Understanding the usefulness and usability of ComPAIR for peer review is an ongoing process, with researchers and developers at the University of British Columbia actively seeking input to determine best practices using a variety of methods.
During the pilot at UBC, instructors, teaching assistants, and students participated in surveys, focus groups, and/or one-on-one interviews, and these revealed common practices that resulted in a more positive learning experience, regardless of discipline. (More detail on the pilot evaluation process and its outcomes is available in our Teaching & Learning Inquiry article .)
As with any learning activity, how assignments were introduced, designed, and integrated in the course significantly impacted the student experience with ComPAIR. The following are the best practices we recommend.
A student handout template (Word document) is available for instructors to download, customize, and use in their courses. This provides a core introduction and instructions recommended for familiarizing students with ComPAIR.
How scoring works:
When ComPAIR assignments are set up to select answer pairs adaptively—that is, to pair answers that are closer in quality over time—the application tracks a score for each answer. Every answer starts with a base score and that increases or decreases (based on the Elo rating system ) to reflect the outcome of the comparisons the answer competes in. Basically, after every comparison, the winning answer takes points from the losing one, with the difference between the answer scores at the time of comparison factoring into the total number of points transferred.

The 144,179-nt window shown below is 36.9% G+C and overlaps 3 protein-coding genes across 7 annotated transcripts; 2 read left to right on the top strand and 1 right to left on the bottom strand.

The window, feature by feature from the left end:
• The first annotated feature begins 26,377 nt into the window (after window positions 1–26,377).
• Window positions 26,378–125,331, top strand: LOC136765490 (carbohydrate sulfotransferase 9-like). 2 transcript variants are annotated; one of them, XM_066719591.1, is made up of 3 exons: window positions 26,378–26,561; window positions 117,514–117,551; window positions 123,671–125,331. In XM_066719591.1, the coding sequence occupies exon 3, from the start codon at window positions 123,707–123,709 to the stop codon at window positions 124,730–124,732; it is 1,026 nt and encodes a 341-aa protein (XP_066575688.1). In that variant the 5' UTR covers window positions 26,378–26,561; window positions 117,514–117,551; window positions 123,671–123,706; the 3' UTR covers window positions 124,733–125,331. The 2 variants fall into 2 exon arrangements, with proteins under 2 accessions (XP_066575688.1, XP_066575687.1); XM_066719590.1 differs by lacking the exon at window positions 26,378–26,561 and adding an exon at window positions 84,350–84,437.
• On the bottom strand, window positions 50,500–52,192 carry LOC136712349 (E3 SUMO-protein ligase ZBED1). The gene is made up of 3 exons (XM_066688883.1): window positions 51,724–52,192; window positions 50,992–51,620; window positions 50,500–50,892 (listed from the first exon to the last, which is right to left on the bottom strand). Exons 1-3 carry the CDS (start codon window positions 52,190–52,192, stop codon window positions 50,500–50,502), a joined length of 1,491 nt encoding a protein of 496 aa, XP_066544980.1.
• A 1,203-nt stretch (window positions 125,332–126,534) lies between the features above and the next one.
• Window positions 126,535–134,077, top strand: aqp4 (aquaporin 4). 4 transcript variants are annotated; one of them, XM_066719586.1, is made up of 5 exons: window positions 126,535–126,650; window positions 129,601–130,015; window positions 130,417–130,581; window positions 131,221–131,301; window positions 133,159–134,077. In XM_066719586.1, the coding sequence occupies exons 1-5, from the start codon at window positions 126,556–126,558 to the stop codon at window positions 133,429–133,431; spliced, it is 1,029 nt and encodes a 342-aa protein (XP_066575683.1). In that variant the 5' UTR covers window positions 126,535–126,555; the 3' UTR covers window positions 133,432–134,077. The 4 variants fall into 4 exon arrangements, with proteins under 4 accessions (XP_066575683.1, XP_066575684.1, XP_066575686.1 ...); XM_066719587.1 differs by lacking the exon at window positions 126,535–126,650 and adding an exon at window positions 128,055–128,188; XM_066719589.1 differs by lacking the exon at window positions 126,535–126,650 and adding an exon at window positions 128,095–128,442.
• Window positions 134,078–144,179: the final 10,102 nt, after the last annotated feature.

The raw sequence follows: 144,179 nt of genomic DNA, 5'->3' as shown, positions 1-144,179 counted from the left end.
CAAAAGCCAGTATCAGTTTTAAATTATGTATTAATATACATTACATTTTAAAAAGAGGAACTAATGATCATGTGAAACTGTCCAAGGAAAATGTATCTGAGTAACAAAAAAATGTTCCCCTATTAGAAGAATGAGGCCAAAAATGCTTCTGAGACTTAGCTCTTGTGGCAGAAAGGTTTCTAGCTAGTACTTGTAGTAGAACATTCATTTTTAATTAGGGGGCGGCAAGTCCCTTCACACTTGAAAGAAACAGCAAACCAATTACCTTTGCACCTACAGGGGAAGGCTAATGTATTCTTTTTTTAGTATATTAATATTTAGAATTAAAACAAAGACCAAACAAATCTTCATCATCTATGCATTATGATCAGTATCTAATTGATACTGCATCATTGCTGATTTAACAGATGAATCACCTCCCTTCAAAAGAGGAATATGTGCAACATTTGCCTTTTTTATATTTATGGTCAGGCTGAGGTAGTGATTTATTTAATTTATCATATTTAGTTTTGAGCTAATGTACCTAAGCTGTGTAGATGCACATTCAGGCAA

Once answers move beyond the base score, higher-rated answers are expected to win more often. So if a higher-rated answer wins (as expected), fewer points are taken from the lower-rated answer's score. Conversely, if a lower-rated answer wins in an upset (unexpectedly), more points will be transferred to the lower-rated answer's score. At the end of this process, if reviewers have generally made the "right" choices for the pairs, stronger answers should end up with higher scores and weaker answers with lower scores.
Given the above functionality, some instructors have chosen to use the scores and the ranking they provide to form all or part of a student's grade for low-stakes assignments, most often by chunking the answer list into rough top, middle, and bottom answer groups.
While anyone is welcome to try the application for crowdsourced grades, we caution against relying on ComPAIR scores without any additional validation.
Our internal research so far indicates that ComPAIR may not reliably map to traditional grading, as it ultimately relies on the skills and training of novices (students) to provide accurate, well-informed rankings of their peers' answers. Many instructors have found it effective to grade students with some combination of their participation in the process (answering, comparing, self-evaluating) and the quality of work (answer, peer feedback) they submit.
ComPAIR is an open-source peer review application that pairs student answers for deeper learning through comparison of peer work